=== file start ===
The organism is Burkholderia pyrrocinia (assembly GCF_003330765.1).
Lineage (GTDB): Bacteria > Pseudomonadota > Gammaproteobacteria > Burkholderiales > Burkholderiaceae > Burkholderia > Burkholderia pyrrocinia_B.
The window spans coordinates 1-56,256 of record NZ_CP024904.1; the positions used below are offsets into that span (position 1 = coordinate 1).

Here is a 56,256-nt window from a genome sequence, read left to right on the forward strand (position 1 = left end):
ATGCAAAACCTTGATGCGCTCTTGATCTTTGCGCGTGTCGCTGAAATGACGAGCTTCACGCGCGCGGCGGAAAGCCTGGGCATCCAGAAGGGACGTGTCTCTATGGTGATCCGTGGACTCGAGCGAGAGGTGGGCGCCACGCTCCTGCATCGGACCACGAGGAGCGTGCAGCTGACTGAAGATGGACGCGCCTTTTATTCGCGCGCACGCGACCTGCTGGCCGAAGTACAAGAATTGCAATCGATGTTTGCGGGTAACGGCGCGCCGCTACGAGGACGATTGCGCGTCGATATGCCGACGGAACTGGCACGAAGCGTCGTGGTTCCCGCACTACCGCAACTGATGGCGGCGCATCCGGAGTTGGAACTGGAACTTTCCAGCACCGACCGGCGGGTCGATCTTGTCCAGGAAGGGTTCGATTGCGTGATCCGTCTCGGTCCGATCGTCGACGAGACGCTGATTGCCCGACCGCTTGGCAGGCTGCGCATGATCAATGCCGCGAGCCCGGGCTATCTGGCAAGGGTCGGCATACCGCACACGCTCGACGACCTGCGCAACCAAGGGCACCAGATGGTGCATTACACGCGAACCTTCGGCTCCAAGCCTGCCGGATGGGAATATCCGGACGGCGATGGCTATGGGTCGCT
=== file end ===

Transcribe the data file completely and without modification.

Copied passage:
The organism is Burkholderia pyrrocinia (assembly GCF_003330765.1).
Lineage (GTDB): Bacteria > Pseudomonadota > Gammaproteobacteria > Burkholderiales > Burkholderiaceae > Burkholderia > Burkholderia pyrrocinia_B.
The window spans coordinates 1-56,256 of record NZ_CP024904.1; the positions used below are offsets into that span (position 1 = coordinate 1).

Here is a 56,256-nt window from a genome sequence, read left to right on the forward strand (position 1 = left end):
ATGCAAAACCTTGATGCGCTCTTGATCTTTGCGCGTGTCGCTGAAATGACGAGCTTCACGCGCGCGGCGGAAAGCCTGGGCATCCAGAAGGGACGTGTCTCTATGGTGATCCGTGGACTCGAGCGAGAGGTGGGCGCCACGCTCCTGCATCGGACCACGAGGAGCGTGCAGCTGACTGAAGATGGACGCGCCTTTTATTCGCGCGCACGCGACCTGCTGGCCGAAGTACAAGAATTGCAATCGATGTTTGCGGGTAACGGCGCGCCGCTACGAGGACGATTGCGCGTCGATATGCCGACGGAACTGGCACGAAGCGTCGTGGTTCCCGCACTACCGCAACTGATGGCGGCGCATCCGGAGTTGGAACTGGAACTTTCCAGCACCGACCGGCGGGTCGATCTTGTCCAGGAAGGGTTCGATTGCGTGATCCGTCTCGGTCCGATCGTCGACGAGACGCTGATTGCCCGACCGCTTGGCAGGCTGCGCATGATCAATGCCGCGAGCCCGGGCTATCTGGCAAGGGTCGGCATACCGCACACGCTCGACGACCTGCGCAACCAAGGGCACCAGATGGTGCATTACACGCGAACCTTCGGCTCCAAGCCTGCCGGATGGGAATATCCGGACGGCGATGGCTATGGGTCGCT